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Local act Emelo purposely measures out its indie pop in short, sweet dollops

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Emelo with Ben Kilgore and Daniel Walcher
9 p.m. Friday
VZD's Restaurant and Club
4200 N. Western
www.vzds.com
524-4203
$5

The guys of Oklahoma City indie-pop act Emelo might be megastars if they weren't so damned practical.

"We love making music and playing shows, but a national tour is not even a possibility at this point," said keyboard player Steve Goss.

"Only one of us isn't married," added singer and chief songwriter Ryan Walker, who also owns Shoe Gypsy. "Most of us have kids or kids on the way. We are just all very rooted here. That means not playing tons of shows or touring the country, but if we are enjoying it, well, that's my main goal: to just like what we are doing."

It's the collective sentiment from the humble, levelheaded group, but Emelo has achieved greater success than most bands can match.

Emelo's debut, "Tranquilizers, Brain Screwdrivers and a Book Full of Cheery Poems," streeted in 2007 to great reception, as did the 2009 follow-up, "Looking on the Bright Side." Both reside in some cosmic universe between Death Cab for Cutie, Snow Patrol and Wilco, and not only music fans, but television networks, took notice. Tracks from both albums have landed on shows as varied as "Scrubs" and "The Hills," and seeing where the songs land is always a fun experience.

"It's funny hearing the songs on TV," Goss said. "You remember writing that part, you remember all that process going into the song and recording it. Then seeing it as the soundtrack to some 'Real World' moment that you would have never imagined, you just think back to where it came from in the first place."

But for all the noise they make on the tube, there's rarely a peep heard from the group otherwise. It's a product of both design and hard luck, although it makes concerts all the more special.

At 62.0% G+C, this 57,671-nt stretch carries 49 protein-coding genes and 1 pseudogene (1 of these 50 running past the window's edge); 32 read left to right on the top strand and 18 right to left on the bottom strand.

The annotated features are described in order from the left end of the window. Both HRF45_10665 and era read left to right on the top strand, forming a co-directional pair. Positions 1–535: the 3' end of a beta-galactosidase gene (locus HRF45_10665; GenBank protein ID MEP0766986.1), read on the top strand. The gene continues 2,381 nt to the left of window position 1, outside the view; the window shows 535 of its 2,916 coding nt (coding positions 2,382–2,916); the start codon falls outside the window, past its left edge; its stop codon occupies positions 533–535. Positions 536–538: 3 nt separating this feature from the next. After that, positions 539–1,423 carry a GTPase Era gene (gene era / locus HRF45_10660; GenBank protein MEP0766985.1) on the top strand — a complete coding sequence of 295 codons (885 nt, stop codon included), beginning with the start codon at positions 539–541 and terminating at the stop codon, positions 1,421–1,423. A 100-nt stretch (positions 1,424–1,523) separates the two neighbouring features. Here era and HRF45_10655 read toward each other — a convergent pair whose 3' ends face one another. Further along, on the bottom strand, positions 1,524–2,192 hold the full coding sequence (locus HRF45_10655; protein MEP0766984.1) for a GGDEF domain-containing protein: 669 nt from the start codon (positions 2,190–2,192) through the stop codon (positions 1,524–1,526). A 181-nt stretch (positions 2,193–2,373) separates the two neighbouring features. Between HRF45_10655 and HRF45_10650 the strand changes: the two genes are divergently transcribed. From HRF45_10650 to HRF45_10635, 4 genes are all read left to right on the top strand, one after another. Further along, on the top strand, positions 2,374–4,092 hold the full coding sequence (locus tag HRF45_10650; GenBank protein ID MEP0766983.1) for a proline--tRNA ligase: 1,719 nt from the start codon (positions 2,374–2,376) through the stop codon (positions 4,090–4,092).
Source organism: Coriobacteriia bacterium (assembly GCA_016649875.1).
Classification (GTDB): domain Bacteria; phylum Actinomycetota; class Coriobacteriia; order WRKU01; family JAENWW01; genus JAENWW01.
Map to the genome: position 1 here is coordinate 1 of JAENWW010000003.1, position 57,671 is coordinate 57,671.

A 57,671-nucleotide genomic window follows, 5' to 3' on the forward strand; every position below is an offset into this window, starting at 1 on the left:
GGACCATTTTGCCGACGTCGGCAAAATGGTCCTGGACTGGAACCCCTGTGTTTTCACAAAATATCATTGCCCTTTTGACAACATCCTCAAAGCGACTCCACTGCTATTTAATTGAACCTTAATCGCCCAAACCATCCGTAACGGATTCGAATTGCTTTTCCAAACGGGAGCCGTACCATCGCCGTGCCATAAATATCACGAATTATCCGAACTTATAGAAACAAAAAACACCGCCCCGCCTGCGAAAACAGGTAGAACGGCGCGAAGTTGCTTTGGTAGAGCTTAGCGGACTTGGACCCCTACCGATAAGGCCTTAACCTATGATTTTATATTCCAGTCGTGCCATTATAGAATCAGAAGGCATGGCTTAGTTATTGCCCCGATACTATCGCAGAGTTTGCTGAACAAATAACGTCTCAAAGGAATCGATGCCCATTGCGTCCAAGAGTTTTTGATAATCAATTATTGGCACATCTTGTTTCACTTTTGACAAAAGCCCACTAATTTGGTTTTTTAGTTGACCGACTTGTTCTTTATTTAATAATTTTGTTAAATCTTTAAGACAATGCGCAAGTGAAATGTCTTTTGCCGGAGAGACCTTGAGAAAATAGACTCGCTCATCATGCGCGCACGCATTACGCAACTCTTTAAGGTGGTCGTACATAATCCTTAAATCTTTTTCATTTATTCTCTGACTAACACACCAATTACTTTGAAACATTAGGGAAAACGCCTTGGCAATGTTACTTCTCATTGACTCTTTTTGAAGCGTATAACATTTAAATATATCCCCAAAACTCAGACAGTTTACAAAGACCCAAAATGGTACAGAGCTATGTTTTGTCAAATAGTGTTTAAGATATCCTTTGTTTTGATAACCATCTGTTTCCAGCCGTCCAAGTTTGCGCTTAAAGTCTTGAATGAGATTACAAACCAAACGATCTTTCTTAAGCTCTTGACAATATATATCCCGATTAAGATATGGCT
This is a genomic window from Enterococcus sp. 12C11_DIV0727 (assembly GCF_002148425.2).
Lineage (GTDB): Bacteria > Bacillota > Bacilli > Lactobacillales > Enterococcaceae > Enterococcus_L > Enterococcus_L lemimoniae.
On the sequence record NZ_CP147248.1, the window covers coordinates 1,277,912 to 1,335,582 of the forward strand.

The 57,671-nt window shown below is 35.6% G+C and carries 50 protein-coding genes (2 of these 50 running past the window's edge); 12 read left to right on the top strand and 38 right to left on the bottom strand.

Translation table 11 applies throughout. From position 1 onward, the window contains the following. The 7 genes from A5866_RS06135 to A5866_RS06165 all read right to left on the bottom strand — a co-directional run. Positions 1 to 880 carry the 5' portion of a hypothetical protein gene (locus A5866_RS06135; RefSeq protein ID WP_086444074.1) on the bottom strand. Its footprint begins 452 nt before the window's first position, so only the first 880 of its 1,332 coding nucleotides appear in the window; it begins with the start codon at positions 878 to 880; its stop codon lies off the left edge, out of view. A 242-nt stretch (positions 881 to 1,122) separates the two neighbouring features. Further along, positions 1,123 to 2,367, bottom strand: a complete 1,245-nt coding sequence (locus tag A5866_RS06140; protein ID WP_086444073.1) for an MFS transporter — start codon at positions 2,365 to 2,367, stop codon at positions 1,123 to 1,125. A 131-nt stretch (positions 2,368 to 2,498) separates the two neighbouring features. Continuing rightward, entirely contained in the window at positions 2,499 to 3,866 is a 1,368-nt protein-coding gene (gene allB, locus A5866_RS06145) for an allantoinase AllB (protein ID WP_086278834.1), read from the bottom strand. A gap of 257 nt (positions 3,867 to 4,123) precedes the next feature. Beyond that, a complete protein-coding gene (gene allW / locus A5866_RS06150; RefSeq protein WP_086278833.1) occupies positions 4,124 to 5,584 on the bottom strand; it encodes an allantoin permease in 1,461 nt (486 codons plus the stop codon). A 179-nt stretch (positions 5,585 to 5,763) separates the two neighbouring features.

"Since 'Looking on the Bright Side' was released, we've played all of two shows," Goss said.

"We don't play that often," Walker said. "This is our annual show. I've probably taken it to the extreme, but I just always wanted there to be a reason for us playing a gig."

Despite maintaining a low profile, the guys keep busy practicing and writing material, taking a little time away from their full-time jobs and families for the simple pleasure of making music, gracious for the opportunity to do as much as they can. 

"I'm just thankful. A lot of people don't have an outlet like this," Goss said, "It's a release at the end of the day."

"And I don't know that we'd be able to do this anywhere else, actually," Walker added. "The pace of Oklahoma life is what allows us to do this. It's easier to do more things ... to pursue art on top of your normal life and job."

Emelo aims to record a new album in the near future; much of the material is already written. Real-world limitations do little in hindering the band's enthusiasm for the future.

"I feel like there is a lot of anticipation and energy here for what's to come," Walker said, before joking. "Maybe we'll go tour Japan."

HITTING THE PAVEMENT
Emelo's music isn't the only thing that's appeared on television in the past year. Keyboard player Steve Goss won the opportunity to play with '90s alt-rock icons Pavement on NBC's "Late Night with Jimmy Fallon" on Sept. 23.

Goss entered the "Play Guitar with Pavement" contest with a cover of the "Wowee Zowee" track "Grave Architecture," although he credits his son " who danced around in a gorilla costume as he played the song on the audition video " for clinching the chance at an experience he will never forget.

"They are one of the three bands from that era that still stick with me," Goss said. "I was just excited that they got together for a tour, but to get to meet and play with them, and not only that, but on TV and in New York, it still seems like a dream, or that I watched someone else do it, because it was just that crazy."  

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